I ran a few more tests and compared to v5.6. The benchmark is still reproducible and I get ~70gbit with v5.6, ~30gbit with stock v5.9.1 and ~50gbit with your patched version.

It looks like with the patch we are now spending lots of time in ksoftirqd. This perf call graph looks to be a new consequence of the patch:

- 87.02%    87.02%    86.64%     0.38%  [other]
   - 47.19% ret_from_fork
      - 47.19% kthread
         - 37.49% smpboot_thread_fn
            - 36.06% run_ksoftirqd
               - 34.64% __softirqentry_text_start
                  - 33.81% net_rx_action
                     - 33.74% i40e_napi_poll
                        - 21.28% i40e_clean_rx_irq
                           - 19.61% napi_gro_receive
                              - 19.42% gro_normal_one
                                 - 19.40% gro_normal_list.part.0
                                    - 19.38% netif_receive_skb_list_internal
                                       - 19.32% __netif_receive_skb_list_core
                                       ...
                                       ...
                                           - 12.04% memcpy_erms

So it seems the patch has increased the interrupt load (compared to v5.6) and that is what is now limiting the throughput. I can't say if that is particular to the i40e driver or not.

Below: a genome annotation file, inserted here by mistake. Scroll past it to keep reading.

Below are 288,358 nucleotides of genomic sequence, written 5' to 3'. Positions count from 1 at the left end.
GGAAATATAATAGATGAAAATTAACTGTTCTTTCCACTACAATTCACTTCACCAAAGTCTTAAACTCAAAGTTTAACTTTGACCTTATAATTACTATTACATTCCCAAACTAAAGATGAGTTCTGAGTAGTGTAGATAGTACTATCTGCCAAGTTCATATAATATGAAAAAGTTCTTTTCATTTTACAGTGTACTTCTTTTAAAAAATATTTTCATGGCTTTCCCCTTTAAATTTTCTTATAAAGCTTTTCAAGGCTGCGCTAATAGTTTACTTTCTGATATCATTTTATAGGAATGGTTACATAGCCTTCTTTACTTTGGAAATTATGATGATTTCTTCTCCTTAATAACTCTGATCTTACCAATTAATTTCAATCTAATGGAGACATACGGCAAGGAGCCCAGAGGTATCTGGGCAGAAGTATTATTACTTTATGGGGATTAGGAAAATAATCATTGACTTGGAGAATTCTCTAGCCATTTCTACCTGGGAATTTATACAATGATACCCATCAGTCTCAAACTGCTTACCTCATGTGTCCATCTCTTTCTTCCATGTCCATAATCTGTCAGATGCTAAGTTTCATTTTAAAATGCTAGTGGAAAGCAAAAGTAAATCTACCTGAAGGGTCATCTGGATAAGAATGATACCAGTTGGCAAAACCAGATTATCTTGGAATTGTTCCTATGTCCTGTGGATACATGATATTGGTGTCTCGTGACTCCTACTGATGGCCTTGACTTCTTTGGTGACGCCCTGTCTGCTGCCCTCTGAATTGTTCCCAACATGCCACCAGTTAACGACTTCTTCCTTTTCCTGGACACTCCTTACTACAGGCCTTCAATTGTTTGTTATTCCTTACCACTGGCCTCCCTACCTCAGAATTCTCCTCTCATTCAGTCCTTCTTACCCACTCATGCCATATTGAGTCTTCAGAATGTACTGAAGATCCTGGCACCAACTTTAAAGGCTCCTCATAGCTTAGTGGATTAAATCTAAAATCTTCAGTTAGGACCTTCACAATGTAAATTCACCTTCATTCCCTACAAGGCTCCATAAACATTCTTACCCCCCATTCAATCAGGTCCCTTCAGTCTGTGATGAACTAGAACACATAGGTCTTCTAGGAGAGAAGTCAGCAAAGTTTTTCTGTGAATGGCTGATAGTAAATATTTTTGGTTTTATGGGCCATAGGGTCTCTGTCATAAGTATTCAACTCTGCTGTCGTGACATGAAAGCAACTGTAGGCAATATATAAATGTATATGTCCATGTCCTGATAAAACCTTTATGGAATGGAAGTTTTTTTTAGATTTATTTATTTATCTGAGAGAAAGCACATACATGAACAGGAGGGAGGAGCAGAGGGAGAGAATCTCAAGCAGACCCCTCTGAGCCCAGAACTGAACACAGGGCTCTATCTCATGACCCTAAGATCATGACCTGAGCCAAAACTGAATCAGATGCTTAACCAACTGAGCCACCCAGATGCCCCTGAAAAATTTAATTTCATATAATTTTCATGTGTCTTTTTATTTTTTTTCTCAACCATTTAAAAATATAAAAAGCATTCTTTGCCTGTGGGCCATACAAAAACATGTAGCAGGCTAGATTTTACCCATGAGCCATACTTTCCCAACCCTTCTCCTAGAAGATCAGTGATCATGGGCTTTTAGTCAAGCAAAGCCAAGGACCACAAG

Comment 11 Chuck Lever 2020-11-03 14:09:54 UTC
I'm not immediately coming up with a specific scenario that might result in a higher interrupt rate. Note that ksoftirq can be used for tasklets and other CPU-only activity. The presence of i40e_napi_poll in your call graph suggests that actual interrupts are being properly mitigated.

Meanwhile, my next step for the patch was to post it to netdev for comments. It's certainly possible that the fix is not quite appropriate or is missing other necessary changes. Shall I proceed with that, or would you like to take your report to netdev, since you have a reproducer and test environment?
Comment 12 Daire Byrne 2020-11-04 20:14:34 UTC